Is there another way between the Scylla of moral turpitude on the one side and the Charybdis of hypocrisy on the other?  Is there a way where we can more or less successfully wrestle with our demons while maintaining a sufficiently robust moral face in defense of beleaguered standards of morality and decency in an increasingly decadent society?  Let us use Mr. Cosby as a hypothetical example.  We know from his public presentation, going back decades, that he wanted to be seen as a family friendly voice in public discourse and he sought to take a stand against obscenity in comedy.  If he would have lived in the expectation that his private deeds would not remain so, there are some steps that he might have taken in order to preserve his honor, such as refusing to be alone in the presence of a woman who was not his wife.  He could have sought what are now called “accountability partners” to help keep him on the straight and narrow and avoid those places where he was most threatened to be unfaithful to his wife and to take advantage of those who were vulnerable.  To be sure, he would have enjoyed the fruits of power in Hollywood a lot less, but on the plus side he would have remained someone who could be respected and regarded and would not have faced the gloomy prospect of having his entire life’s work crumble before the eyes of everyone else and spend his sunset years in prison as a convicted serial rapist.

Would it have been embarrassing to seek the help of others in ensuring one’s private virtue?  Yes.  To admit that one struggles with loathsome desires to dominate and take advantage of others is not an easy thing to admit.  Yet the more I look at the world, the more I see that all of us as human beings have longings and desired that, if fulfilled, would bring ruin to ourselves personally and would cause a great deal of harm to others as well.  Whether these longings are a desire to be respected that might lead us to become a bully, or a longing for intimacy that might lead us to dishonor the offices and positions and roles that we have in institutions, or a longing for financial ease and comfort that might not be in alignment with the well-being of the companies we work for, and so on and so forth, we all want things that are not ours to have and face the temptation of whether we will restrain ourselves based on what is right or whether we will try to justify ourselves and make ourselves appear to have a virtue that we do not possess so that we can continue to have the power and influence and respect and regard we have.  It would appear that the alternative to a private admission of struggle that leads to a group of people looking out for each other is a lonely and private hypocrisy where one feigns a level of moral rectitude that one does not possess, with the possibility that the lie will be exposed to our personal destruction.  In such a world why would any sane person wish to draw attention to themselves?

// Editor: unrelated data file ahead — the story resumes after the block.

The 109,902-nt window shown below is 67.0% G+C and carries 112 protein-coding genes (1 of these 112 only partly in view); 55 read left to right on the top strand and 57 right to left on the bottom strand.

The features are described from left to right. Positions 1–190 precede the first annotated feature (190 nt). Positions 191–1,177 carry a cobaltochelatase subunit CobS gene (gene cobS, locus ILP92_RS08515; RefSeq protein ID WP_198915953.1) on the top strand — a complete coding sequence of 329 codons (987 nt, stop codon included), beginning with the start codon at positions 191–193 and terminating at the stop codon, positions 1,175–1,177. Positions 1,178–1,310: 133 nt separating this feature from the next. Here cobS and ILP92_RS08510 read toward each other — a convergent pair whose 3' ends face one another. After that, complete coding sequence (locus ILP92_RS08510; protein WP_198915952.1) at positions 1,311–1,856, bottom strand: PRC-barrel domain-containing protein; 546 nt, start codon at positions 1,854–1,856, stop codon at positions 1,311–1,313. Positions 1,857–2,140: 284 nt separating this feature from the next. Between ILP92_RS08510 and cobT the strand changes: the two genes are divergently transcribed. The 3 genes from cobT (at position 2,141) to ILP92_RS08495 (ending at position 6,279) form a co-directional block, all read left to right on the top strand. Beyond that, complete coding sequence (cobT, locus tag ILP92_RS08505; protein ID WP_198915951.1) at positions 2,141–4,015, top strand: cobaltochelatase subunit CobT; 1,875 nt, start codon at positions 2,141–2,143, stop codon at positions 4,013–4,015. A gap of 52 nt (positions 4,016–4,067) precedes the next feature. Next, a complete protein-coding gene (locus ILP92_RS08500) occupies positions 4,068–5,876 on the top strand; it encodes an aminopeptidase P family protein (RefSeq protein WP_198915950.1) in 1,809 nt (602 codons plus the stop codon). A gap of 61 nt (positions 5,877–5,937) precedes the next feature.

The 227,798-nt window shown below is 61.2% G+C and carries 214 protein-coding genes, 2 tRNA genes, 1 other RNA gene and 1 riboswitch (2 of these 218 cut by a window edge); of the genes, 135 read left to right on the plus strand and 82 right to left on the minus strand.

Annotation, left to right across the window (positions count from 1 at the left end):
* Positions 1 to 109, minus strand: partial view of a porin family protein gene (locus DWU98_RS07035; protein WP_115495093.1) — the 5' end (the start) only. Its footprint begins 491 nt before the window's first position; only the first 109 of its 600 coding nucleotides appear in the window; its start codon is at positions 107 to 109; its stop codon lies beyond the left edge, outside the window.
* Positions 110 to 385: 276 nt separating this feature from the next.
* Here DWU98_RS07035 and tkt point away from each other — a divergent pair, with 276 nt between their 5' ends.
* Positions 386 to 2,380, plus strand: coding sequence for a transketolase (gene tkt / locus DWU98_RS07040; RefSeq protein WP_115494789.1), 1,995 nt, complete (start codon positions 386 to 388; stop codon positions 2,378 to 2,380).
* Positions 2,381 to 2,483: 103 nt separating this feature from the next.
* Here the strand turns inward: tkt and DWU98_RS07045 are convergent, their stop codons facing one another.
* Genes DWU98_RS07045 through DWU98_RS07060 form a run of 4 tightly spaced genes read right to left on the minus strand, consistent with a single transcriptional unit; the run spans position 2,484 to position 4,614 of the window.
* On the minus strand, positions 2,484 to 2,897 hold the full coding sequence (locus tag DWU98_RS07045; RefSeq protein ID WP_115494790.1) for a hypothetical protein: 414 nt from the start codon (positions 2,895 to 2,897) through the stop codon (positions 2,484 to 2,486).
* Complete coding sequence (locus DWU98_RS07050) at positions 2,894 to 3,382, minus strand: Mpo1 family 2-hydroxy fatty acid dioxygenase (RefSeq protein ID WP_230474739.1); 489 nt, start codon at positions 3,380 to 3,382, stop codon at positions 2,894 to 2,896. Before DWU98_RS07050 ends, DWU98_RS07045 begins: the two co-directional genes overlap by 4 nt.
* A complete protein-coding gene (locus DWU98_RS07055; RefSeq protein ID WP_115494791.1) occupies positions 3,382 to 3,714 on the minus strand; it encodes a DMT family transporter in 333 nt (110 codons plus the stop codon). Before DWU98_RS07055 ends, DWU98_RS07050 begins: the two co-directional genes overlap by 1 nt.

[1] See, for example:

https://edgeinducedcohesion.blog/2015/07/24/lest-when-i-have-preached-to-others-i-myself-should-become-disqualified/

https://edgeinducedcohesion.blog/2014/03/30/father-knows-best/

About nathanalbright

I'm a person with diverse interests who loves to read. If you want to know something about me, just ask.
This entry was posted in Musings and tagged , , , . Bookmark the permalink.

4 Responses to Something To Ponder

  1. Catharine Martin says:

    It makes a person more and more reticent to look to anyone as a role model because of the fear of inevitable disappointment. Men are now being held responsible for behavior that was winked at when they did it. The rules have changed even though the laws were on the books all along.

  2. Pingback: A Dialogue Not Recorded By Plato | Edge Induced Cohesion

  3. Pingback: On Why Hypocrisy Is Easy | Edge Induced Cohesion